WRAP’s first International Grants competition, The International Circular Plastics Flagship Competition – developed and delivered in partnership with UKRI – has awarded funding of £1.2 million to six UK based innovators to work with international partners to tackle plastic related issues in India, Chile, South Africa and Kenya.
With Earth Overshoot Day highlighting the state of global resource depletion, these projects offer practical solutions to help reduce the environmental footprint made by the use of plastics. As WRAP puts it, the six projects will help towards transformation of the plastics system by stopping waste, addressing harmful emissions from new plastic production, and ensuring we keep plastic in the economy and out of the natural environment.
The International Circular Plastics Flagship Competition is a game-changing fund to drive forward international innovation in key regions across the world. The competition called for technical innovations to address specific challenges identified by the India Plastics Pact, Chile Plastics Pact, South Africa Plastics Pact and Kenya Plastics Pact. These included films and flexible packaging, reusable packaging, new business models and end market developments.
Dr Richard Swannell, International Director, WRAP, “Plastic pollution affects every country on Earth, blighting the lives of many of the poorest people. Working with UKRI and in-country partners, and through six innovative UK-based companies, we are funding projects that will focus directly on issues that affect India, Chile, South Africa and Kenya. These projects will address problems head on, and drive action towards delivering the challenging plastic targets of each country’s Plastics Pacts. We hope intervention on this scale will help bring a more circular economy model of plastic use to each nation, create income opportunities and help improve sustainability in the long-term.”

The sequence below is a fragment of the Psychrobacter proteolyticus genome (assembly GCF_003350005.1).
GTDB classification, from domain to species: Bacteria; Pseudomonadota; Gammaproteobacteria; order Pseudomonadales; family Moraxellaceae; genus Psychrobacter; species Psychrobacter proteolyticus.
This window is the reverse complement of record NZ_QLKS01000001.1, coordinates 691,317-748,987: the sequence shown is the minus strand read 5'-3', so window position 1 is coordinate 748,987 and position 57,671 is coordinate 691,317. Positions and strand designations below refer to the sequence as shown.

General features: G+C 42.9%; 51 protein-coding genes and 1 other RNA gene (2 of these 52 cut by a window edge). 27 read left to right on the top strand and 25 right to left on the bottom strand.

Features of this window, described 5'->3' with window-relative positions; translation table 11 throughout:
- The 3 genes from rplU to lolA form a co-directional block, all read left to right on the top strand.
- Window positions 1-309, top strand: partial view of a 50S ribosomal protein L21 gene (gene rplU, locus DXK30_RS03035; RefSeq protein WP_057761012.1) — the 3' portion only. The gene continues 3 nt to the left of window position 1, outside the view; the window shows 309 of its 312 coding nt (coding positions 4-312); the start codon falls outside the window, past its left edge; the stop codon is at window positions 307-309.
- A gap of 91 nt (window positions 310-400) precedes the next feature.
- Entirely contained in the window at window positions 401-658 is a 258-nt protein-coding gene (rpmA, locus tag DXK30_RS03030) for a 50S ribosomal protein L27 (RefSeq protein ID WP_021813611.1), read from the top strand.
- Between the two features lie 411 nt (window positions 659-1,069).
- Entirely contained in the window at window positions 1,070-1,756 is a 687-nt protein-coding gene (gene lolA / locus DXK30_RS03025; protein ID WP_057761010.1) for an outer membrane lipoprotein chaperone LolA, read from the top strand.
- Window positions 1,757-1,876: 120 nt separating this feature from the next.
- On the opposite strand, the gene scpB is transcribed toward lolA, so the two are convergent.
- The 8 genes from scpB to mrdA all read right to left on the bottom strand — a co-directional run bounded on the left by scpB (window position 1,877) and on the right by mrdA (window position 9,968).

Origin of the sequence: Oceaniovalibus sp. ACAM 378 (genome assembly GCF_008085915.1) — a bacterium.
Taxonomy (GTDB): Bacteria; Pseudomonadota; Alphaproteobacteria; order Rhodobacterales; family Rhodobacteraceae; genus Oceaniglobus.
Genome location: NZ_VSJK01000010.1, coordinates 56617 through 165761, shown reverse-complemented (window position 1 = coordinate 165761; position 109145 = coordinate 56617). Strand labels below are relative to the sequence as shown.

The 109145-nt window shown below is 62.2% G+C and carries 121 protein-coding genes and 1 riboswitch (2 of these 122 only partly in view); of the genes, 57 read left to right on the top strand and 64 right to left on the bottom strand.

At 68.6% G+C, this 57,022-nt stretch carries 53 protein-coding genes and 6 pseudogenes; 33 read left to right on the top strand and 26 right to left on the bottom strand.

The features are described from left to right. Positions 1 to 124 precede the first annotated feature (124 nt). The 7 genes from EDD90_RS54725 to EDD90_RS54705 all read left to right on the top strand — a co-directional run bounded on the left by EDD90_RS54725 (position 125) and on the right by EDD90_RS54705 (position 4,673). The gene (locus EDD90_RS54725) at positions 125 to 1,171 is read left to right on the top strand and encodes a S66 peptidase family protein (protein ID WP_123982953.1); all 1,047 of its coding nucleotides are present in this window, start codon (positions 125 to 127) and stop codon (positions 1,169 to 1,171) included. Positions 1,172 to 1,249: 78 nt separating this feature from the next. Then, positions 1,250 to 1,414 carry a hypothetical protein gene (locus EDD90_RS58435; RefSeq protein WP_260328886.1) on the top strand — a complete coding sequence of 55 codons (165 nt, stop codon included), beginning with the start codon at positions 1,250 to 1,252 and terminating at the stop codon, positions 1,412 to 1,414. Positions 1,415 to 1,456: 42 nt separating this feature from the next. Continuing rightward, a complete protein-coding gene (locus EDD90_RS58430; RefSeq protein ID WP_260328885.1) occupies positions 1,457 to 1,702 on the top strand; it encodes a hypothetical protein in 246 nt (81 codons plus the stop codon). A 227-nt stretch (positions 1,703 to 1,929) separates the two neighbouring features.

Paul Davidson, Smart Sustainable Plastic Packaging Challenge Director, UKRI “Plastic pollution is a global issue, and UKRI is proud to be partnering with WRAP on The International Circular Plastic Flagship Competition to help deliver game-changing funding in selected countries around the world. Not only will this drive innovation, but it will also help address the specific challenges outlined in each country’s Plastics Pact. I look forward to seeing the collaboration and progression in sustainability.”
The International Circular Plastics Flagship Competition is designed to address the problem of plastics pollution in these key nations. Applicants applied for funding ranging from £50,000 up to £250,000 that demonstrated solutions to specific challenges identified by each Plastics Pact, and which will ultimately help reduce plastic pollution in Asia, Africa and Latin America.
The partnership between WRAP and UKRI will be funding cutting edge technologies to UK based innovators with in-country partners, demonstrating some of the UK’s leading research and technological advances via the following activities:
- Chile: Notpla Limited will develop and expand its applications for its innovative seaweed-based heat sealable film as an alternative to flexible plastic films. The seaweed-based film is natural, and in certain applications even edible. The film is compostable and biodegradable on land and sea without human intervention. The film can be formed into single use sachets for a range of applications. In particular, the focus of this project will be on condiment single use sachets.